Walking around the Ornamental Gardens at the patch didn't reveal too many other surprises, though I did finally come across my first Thick-billed Warbler of winter 2012/13.  However on my way out I found a SECOND Orange-headed Ground Thrush  - this one a stonking male...

OHGT number 2 - not a great photo but WHAT A BIRD!

So my prediction yesterday of Zoothera action in the park had been correct, though the location was entirely wrong and I couldn't have predicted two seperate sightings on the same day!

Sunday, December 9, 2012

New boardwalk

I spent a couple of hours at Suan Rot Fai this morning, the highlight being 1-2 Black-winged Cuckooshrikes, an occasional winterer/ passage migrant here in central Bangkok.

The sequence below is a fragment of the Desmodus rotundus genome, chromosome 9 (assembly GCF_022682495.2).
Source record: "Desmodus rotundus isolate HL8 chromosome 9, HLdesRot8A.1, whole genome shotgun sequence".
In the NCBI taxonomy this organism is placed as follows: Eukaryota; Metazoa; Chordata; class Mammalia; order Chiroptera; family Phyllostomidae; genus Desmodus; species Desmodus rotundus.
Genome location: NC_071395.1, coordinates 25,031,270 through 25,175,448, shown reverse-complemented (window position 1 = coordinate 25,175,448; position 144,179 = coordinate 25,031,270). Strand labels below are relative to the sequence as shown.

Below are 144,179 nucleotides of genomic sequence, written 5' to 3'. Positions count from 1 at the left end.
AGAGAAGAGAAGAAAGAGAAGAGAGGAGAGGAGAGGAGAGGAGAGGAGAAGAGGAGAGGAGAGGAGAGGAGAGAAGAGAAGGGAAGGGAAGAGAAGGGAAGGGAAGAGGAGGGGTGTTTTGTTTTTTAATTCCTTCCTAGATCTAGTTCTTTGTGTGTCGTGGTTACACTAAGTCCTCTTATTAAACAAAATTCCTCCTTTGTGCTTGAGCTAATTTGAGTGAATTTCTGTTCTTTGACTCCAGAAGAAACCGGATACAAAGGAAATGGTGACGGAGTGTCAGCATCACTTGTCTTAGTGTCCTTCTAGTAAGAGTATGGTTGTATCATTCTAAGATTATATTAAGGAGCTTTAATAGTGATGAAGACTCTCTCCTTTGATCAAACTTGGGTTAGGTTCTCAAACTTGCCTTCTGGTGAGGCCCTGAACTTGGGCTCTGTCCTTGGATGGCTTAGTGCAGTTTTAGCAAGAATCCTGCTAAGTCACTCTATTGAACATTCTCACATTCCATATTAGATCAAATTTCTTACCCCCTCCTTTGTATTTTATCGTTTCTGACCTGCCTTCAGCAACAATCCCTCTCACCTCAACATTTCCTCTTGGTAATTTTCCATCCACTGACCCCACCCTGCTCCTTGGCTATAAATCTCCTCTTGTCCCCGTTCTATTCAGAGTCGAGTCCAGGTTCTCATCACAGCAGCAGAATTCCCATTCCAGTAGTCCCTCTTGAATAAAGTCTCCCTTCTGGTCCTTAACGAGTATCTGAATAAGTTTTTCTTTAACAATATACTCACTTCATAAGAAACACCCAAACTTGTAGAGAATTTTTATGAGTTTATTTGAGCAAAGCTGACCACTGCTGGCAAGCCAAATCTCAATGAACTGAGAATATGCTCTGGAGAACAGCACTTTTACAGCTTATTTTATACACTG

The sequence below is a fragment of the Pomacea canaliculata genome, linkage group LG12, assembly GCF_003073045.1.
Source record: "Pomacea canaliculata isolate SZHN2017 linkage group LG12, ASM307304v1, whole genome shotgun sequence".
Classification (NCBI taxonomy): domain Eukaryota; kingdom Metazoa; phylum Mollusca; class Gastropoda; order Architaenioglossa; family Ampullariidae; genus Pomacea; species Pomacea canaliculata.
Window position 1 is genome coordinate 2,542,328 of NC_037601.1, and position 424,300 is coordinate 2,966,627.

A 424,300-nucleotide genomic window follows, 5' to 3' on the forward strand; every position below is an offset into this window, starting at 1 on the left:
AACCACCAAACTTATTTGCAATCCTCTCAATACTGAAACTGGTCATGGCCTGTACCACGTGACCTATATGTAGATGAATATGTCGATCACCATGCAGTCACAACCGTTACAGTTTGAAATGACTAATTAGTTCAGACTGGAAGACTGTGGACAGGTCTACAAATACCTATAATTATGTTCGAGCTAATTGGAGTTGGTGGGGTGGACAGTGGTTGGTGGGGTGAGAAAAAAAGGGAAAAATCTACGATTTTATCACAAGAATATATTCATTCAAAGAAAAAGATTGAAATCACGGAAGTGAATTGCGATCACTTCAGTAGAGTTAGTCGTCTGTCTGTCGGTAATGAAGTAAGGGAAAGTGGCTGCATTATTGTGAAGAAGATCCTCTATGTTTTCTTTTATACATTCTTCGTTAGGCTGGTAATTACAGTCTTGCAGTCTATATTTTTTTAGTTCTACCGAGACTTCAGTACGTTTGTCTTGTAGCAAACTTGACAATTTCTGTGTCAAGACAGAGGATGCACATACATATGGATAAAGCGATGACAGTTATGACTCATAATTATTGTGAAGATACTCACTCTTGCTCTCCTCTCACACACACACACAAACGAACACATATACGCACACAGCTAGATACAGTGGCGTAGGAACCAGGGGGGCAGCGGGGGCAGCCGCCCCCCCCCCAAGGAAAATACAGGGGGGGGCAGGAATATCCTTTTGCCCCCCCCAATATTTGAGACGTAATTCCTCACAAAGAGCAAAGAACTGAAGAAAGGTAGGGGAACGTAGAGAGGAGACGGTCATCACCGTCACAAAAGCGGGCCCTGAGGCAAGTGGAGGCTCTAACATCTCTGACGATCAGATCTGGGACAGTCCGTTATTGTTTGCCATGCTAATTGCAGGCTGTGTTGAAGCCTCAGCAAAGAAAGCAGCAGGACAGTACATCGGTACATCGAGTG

Not much else of note - a few Taiga and Asian Brown Flys, good numbers of Black-naped Orioles, Coppersmith Barbets and common sturnidae species enjoying the continued abundance of trees in fruit, and a couple of Black-capped Kingfishers.

Notable by their absence so far this winter are Thick-billed Warblers - I have not seen a single one on the patch yet (normally seen from early November until April), and I have also noticed reduced numbers of Brown Shrikes (only one seen on my last visit and a single heard today).

One bit of (good?) news is that a boardwalk and nature trail has been installed in "The Clump" - a previously impenetrable, isolated patch of bushes in the ornamental park which I have always thought held Zoothera potential but had been very hard to work. Now it can be easily accessed but I guess it remains to be seen how much disturbance it gets...